Sometimes I wish people just knew how my life really was so they knew where I was coming from — so they knew I was exhausted and can’t make that mommy’s night out because I didn’t sleep the night before as I spent it in terrible pain in the bathtub, or that I’m making short conversation because I’m barely able to stand and talk because I’m so dizzy from dehydration and malnutrition. But often when I actually really say how I’m feeling, it’s met with a negative reaction, sadness, fear, or even frustration towards me about allowing myself to get negative. I feel like it brings people down, and then that brings me down even more.

When I fake it, people still smile, I’m not having to explain myself, and it’s overall just easier than having to admit how I really feel. I just want people to understand, not feel bad for me or feel the need to give me advice on how I should feel or how I can make myself healthier. Just to understand why I live my life the way I do.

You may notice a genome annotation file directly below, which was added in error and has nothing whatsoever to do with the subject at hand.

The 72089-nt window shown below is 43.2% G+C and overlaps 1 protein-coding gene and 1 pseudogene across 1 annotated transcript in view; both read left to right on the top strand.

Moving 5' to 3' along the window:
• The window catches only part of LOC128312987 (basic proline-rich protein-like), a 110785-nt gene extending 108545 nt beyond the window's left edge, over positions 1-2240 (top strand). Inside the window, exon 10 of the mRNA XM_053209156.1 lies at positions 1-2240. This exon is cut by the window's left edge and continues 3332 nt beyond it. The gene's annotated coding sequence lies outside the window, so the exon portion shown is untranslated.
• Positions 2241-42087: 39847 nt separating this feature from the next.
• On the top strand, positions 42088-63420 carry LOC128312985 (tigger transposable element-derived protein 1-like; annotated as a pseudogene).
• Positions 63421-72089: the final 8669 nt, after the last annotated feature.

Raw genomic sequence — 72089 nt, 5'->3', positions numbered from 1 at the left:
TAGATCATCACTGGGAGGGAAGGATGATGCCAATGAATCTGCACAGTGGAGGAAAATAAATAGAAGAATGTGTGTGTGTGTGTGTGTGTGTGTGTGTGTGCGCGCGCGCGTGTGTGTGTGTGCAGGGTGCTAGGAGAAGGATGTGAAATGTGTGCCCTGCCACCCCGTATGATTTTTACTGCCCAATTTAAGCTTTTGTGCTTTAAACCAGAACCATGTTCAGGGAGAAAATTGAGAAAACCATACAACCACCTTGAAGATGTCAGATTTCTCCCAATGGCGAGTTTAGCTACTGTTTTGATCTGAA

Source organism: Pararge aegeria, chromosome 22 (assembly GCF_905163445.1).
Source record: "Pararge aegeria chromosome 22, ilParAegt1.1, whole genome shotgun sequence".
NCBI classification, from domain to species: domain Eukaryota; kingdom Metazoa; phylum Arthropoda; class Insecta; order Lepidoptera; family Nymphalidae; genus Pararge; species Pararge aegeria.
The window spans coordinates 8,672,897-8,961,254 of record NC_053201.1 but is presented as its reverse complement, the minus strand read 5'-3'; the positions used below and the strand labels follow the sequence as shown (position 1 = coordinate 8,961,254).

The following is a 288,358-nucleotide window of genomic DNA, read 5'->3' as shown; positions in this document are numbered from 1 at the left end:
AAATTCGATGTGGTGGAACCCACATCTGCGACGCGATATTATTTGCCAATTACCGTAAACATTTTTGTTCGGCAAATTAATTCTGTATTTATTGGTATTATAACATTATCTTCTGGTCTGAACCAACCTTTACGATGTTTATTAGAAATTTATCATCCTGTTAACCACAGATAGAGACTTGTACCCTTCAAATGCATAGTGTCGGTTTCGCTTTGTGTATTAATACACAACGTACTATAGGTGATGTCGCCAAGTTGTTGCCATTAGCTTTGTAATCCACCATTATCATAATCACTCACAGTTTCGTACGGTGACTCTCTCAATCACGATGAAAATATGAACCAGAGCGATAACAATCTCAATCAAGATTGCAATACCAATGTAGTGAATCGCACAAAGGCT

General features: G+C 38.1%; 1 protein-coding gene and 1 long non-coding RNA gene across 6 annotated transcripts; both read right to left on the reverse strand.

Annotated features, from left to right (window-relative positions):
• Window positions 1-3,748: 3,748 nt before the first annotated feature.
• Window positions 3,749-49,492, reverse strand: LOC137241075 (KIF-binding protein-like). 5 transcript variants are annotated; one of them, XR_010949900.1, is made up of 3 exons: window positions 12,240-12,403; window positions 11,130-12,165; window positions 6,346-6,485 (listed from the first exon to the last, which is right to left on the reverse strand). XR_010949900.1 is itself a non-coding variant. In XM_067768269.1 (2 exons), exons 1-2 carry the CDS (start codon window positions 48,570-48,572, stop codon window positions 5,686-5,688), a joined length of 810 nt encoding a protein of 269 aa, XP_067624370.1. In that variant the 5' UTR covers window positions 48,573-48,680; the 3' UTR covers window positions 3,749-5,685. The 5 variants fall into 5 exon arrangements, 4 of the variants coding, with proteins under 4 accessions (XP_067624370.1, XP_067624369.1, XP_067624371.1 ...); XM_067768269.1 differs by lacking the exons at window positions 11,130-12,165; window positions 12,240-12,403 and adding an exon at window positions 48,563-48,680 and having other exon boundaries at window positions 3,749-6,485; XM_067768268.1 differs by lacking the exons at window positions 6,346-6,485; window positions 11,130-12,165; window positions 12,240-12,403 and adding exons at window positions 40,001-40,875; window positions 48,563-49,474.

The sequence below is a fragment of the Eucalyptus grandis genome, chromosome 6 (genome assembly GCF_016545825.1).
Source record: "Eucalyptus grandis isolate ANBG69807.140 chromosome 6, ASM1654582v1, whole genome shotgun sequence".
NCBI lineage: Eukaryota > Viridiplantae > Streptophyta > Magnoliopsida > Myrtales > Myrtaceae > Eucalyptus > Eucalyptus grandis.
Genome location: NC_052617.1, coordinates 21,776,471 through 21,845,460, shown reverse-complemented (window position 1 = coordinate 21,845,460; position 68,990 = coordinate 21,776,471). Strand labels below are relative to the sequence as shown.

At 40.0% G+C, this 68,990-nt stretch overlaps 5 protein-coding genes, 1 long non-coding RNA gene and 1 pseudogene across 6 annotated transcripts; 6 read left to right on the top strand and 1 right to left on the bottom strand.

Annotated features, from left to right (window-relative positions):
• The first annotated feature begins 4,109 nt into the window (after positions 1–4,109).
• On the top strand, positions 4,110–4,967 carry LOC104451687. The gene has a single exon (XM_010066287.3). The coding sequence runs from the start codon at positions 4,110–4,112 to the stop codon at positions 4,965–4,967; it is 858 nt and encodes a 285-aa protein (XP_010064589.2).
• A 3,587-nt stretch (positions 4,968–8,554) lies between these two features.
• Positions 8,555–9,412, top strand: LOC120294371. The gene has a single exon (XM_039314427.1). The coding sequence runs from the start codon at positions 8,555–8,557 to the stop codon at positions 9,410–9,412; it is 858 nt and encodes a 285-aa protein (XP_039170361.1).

I consider myself lucky though, because when I go home to that man I married all those years ago, on a day that though so sick, was truly the best day of my life, I don’t have to fake being well or feel ashamed and embarrassed about being sick. I can just, without any explanation, be me.